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Is an NSInteger big enough for UInt32? Or is it even the same thing?

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possible duplicate of stackoverflow.com/questions/2753488/… –  kennytm May 2 '10 at 12:54
the one is about int, the other about float. different thing. –  dontWatchMyProfile May 2 '10 at 14:00

2 Answers 2

up vote 2 down vote accepted

No because NSInteger is a signed type while UInt32 is unsigned.

You should inspect the definitions of these types in Apple's header files to understand what they mean. It's very easy to do so. From an open project in Xcode, select File -> Open Quickly... (Command-Shift-D) and type the type name you are interested in into the text field. It will find the file where it is defined. Or just Command-double click a type in your source code.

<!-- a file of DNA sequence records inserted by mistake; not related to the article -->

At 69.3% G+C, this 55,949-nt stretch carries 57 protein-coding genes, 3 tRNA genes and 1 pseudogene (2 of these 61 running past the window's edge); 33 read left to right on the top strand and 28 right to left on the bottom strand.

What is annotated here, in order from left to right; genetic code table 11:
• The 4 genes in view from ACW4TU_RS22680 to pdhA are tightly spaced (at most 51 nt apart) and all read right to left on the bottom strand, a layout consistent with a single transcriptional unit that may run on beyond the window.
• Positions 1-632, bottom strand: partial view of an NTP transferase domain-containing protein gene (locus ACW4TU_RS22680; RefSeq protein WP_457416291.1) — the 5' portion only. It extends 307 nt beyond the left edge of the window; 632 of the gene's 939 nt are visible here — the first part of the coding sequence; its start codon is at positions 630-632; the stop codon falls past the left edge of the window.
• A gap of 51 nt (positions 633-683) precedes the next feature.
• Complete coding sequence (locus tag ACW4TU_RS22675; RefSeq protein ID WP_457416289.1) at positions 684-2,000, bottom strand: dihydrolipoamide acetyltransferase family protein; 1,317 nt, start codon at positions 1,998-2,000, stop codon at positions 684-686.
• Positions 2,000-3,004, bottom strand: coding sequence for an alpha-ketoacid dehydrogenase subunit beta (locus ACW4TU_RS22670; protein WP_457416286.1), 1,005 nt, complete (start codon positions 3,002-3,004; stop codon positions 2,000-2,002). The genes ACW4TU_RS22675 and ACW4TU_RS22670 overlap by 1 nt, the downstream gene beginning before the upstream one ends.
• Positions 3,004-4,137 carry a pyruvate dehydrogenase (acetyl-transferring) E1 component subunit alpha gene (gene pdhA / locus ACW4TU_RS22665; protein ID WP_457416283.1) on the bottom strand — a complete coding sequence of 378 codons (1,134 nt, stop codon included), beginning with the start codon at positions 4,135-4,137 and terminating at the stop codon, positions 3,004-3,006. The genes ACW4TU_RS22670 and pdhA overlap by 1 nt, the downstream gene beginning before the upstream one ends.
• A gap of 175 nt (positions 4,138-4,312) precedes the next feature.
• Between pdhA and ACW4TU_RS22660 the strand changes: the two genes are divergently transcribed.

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also, NSInteger is 32 bit only when building 32 bit applications –  Christoph May 2 '10 at 13:05
how about NSUInteger? –  dontWatchMyProfile May 2 '10 at 13:42

Here is code from NSObjCRuntime.h (from the iPhone SDK 3.2 install):

typedef long NSInteger;
typedef unsigned long NSUInteger;
typedef int NSInteger;
typedef unsigned int NSUInteger;
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